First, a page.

If it had ever been suggested to me that I’d be spending the day walking around the harbor in Annapolis, Maryland in my bare feet on a damp fall day in the beginning of October I’d think you were crazy. Well, you’re not. I was in my bare feet and loving it. The 45th United States Sailboat Show was last weekend in Annapolis and my sister, Andrea, and her fiancé, Matt, meet me for an afternoon of ogling.
The show is one of the largest boat shows in the world, specializing in every kind of ship under sail and the largest in-water boat show in the country. The five-day event hosts boats of all sizes buy every major manufacturer. The harbor is a web of floating docks and boats letting you leisurely walk over the water from one side of the harbor to the other.
If you want to climb on board, kick off your shoes and explore above and below the decks of hundreds of boats. You’ll find small 15’ day sailors and 90’ luxurious yachts. I swear some the catamarans on display would qualify as a small cruise ship.
Andi, Matt and I spent the most of our time climbing around the boats of the Catalina section. I have found that Catalina owners, like Matt, feel like they are members of a club (much like Amanda and her Fiat). We checked out boats of similar layouts and varying sizes to get a sense of space for a possible upcoming joint purchase. But, Matt and I aren’t exactly rich, so the brand new boats sitting in the harbor with base prices of $150,000 were little out of reach. I found out recently that we missed the section of harbor called Brokerage Cove where there were dozens of used boats for sale (Amanda thinks this was a good thing). I guess it’s also an example of how big the show is, that you can miss a whole section of the harbor.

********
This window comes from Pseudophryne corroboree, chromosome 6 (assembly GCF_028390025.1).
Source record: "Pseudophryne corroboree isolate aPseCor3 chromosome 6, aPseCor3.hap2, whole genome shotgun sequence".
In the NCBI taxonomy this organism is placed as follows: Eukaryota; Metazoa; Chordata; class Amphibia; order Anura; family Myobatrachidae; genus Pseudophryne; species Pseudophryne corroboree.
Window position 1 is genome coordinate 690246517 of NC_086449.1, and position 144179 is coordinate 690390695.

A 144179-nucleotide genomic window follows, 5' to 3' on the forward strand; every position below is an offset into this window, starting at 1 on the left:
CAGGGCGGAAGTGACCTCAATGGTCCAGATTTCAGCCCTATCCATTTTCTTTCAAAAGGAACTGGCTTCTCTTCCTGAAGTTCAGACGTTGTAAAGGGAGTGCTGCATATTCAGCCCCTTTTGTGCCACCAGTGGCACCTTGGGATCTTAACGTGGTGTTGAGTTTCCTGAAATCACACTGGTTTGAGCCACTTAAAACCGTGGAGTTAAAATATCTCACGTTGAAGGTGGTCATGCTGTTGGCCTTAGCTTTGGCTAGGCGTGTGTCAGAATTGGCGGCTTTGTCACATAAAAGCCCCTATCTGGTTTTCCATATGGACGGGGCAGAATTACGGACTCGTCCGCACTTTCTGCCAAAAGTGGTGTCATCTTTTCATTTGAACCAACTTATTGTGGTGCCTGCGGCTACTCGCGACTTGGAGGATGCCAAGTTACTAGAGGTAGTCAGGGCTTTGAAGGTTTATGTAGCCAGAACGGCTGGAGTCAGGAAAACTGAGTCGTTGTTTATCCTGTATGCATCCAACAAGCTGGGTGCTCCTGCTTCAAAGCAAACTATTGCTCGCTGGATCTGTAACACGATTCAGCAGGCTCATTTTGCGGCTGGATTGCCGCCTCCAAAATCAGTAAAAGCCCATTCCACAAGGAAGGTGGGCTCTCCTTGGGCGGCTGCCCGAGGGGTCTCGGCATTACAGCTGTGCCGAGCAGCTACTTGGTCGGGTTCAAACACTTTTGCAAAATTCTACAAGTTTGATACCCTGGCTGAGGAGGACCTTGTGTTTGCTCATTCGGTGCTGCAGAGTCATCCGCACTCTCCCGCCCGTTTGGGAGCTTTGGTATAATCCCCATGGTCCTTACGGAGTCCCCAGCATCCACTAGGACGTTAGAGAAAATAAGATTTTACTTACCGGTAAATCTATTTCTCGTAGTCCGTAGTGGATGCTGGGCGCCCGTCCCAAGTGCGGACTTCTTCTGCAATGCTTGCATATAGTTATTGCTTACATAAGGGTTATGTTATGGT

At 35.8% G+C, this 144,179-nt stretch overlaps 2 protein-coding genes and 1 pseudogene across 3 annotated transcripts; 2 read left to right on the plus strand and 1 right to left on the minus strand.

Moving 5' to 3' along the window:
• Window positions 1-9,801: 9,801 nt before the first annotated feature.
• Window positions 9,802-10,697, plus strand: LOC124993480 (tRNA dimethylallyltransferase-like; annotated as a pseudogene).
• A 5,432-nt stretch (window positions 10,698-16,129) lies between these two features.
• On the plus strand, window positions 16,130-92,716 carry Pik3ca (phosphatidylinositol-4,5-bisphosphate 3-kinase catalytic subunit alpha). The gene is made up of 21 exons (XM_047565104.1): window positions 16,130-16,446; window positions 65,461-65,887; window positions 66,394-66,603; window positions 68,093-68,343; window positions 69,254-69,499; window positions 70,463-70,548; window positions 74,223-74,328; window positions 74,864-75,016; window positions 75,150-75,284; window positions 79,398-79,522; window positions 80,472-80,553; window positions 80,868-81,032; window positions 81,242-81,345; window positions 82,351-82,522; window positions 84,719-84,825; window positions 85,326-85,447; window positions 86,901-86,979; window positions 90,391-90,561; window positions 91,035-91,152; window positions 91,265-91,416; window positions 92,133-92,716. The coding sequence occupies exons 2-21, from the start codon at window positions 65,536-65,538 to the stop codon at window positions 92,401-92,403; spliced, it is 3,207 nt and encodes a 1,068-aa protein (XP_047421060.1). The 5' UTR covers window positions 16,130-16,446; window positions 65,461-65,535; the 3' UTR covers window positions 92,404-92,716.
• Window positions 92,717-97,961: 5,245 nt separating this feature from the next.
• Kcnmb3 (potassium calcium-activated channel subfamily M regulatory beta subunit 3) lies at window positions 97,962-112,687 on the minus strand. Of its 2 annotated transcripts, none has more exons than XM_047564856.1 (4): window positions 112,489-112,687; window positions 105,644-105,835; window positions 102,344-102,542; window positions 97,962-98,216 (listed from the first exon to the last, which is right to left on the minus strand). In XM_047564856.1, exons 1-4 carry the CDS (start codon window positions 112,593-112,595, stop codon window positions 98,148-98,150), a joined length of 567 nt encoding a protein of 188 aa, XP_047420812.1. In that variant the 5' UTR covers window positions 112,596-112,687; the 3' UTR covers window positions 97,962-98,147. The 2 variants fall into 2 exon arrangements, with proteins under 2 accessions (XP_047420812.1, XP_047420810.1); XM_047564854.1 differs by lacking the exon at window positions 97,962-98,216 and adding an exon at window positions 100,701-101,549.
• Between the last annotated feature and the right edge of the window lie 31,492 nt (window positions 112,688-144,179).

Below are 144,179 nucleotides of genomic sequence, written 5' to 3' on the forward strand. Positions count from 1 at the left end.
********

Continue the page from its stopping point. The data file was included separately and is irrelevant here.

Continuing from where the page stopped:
The boats themselves weren’t the only things to look at; scores of tents were set up with the latest electronics, accessories, clothing and nautical antiques. We even found a great booth that had jackets and bags made out of old sails. The afternoon was absolutely perfect, even with the cloudy skies and occasional rain.
If you’re planning to attend, I suggest parking at the Navy-Marine Corp Stadium and taking one of the dozen buses running free shuttle service to the show. The parking was $10.00 and, trust me, you won’t find an easier way to get in and out of downtown, where parking is hard on a normal day. A one-day Regular Admission ticket to the show was $18.00 a 2-day was $31.00.
The sailboat show wasn’t just a place to buy and look at boats, but a place to talk to the various owners and dealers to trade stories about sailing, sailing vacations, and lessons. I couldn’t believe that it took me 20 years to get to the show, but I’m sure that it’s on my list of places to go next year. Or, if I can’t wait, they have a smaller (but equally amazing) Annapolis Spring Boat Show.